A charity with close links to Number 10 is set to tell the government that brands have failed to tackle the commercialisation of childhood.
Last week, Edward Timpson, the minister for children, announced a ‘stock-take’ of the government’s Bailey Review into the commercialisation and sexualisation of childhood, which launched last year.
The exercise is designed to assess progress made on meeting the recommendations made by Mothers’ Union chief executive Reg Bailey.
Family and Parenting Institute chief executive Dr Katherine Rake said her evidence for the stock-take would argue that, while companies had responded well to the sexualisation agenda, they had neglected the commer-cialisation issue. She pointed to ‘pester power’ problems and children being ‘pressured’ by marketing to have the latest technology or branded clothing.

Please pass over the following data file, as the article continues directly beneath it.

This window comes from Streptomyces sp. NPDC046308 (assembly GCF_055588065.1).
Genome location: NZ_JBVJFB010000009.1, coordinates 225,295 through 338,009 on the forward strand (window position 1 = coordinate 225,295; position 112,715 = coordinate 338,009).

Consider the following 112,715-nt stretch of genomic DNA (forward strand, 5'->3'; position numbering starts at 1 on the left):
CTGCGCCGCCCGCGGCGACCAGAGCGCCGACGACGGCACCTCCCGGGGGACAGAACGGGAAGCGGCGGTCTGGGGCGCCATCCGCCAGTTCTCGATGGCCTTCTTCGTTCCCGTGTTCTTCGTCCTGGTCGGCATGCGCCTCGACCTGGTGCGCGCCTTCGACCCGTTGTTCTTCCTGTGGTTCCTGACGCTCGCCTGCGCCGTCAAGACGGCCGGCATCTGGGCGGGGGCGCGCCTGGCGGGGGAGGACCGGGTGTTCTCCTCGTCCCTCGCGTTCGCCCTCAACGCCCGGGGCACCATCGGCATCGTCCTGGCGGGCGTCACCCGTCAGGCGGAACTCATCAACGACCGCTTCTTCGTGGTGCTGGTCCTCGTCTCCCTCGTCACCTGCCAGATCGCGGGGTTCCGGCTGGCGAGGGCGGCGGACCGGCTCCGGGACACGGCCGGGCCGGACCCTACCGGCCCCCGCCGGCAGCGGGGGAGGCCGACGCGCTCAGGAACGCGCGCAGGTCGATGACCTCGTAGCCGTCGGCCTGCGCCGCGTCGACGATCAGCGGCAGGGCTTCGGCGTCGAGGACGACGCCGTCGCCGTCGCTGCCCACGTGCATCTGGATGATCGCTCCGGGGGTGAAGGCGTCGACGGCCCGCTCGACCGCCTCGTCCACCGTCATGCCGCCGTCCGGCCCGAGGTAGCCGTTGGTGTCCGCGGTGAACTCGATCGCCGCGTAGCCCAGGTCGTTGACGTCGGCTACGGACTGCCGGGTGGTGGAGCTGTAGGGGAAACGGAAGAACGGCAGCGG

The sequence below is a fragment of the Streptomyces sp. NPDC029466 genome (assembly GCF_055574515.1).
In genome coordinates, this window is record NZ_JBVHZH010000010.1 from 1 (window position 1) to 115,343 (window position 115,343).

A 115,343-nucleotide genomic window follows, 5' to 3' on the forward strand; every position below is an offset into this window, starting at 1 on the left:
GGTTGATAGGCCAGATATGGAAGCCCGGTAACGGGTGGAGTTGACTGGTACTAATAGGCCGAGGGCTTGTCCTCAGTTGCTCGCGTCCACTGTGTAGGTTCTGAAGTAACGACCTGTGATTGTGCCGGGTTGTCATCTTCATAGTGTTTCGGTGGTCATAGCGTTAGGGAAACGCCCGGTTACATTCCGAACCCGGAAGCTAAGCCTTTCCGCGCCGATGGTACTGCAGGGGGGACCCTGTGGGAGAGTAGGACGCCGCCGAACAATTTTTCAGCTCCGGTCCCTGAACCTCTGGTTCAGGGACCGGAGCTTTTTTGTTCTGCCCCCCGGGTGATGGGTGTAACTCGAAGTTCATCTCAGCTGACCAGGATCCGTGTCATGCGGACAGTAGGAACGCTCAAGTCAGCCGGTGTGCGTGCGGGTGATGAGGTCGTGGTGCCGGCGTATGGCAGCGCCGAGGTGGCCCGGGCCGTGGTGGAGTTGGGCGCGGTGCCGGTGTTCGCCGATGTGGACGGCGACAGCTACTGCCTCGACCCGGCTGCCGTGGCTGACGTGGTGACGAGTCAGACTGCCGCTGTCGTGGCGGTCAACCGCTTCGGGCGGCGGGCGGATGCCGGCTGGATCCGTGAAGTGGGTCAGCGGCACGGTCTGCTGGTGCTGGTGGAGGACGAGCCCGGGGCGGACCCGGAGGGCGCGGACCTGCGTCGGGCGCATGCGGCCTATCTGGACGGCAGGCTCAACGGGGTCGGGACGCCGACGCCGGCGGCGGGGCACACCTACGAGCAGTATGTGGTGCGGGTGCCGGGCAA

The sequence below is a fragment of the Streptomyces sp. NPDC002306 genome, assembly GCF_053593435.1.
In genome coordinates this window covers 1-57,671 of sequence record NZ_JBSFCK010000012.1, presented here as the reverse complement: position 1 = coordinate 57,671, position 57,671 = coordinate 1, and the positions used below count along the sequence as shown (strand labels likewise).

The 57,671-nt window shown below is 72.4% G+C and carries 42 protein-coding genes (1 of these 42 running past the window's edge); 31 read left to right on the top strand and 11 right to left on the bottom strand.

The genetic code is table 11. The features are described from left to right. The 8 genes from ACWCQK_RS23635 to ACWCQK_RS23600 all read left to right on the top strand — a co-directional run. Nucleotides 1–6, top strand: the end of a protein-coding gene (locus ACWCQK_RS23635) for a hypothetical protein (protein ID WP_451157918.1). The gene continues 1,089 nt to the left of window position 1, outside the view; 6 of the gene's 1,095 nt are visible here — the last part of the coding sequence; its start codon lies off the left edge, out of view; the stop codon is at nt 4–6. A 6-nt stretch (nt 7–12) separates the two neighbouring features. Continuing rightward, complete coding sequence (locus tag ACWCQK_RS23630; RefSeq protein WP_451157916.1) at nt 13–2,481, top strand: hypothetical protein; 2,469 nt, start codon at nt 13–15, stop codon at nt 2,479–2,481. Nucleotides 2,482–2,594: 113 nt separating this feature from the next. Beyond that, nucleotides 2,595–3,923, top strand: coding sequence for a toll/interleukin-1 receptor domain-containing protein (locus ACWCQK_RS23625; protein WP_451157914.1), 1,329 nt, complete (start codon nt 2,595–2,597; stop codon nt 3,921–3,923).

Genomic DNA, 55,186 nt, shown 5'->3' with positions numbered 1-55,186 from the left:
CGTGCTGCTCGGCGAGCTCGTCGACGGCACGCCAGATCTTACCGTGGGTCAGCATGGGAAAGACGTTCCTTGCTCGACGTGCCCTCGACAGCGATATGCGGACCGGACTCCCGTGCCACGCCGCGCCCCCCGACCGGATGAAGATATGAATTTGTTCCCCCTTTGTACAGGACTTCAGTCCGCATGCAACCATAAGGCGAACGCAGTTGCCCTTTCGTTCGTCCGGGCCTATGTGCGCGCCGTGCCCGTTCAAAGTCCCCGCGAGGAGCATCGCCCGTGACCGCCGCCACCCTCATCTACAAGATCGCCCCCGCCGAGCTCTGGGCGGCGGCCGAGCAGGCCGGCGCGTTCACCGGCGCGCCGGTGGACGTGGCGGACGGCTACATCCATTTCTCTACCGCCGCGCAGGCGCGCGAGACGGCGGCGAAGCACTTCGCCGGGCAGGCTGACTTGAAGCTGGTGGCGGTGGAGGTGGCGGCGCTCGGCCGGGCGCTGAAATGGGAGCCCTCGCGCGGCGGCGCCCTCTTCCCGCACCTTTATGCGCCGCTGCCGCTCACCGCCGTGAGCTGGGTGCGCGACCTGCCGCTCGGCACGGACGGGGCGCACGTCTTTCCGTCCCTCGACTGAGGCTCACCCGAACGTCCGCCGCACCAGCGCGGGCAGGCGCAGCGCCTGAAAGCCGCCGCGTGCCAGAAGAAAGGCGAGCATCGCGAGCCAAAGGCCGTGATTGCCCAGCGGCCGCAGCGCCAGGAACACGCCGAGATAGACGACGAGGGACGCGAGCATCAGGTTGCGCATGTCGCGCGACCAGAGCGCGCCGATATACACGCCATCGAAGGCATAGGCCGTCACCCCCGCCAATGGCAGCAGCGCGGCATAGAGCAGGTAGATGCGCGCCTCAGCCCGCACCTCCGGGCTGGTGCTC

‘Commercialisation has not been developed in terms of strong recommendations in the same way as sexualisation,’ added Rake.
In response, Advertising Association director of public affairs Sue Eustace said the commercial world has a ‘great deal to offer children’ but added that ‘industry must keep on top of its responsibilities’.
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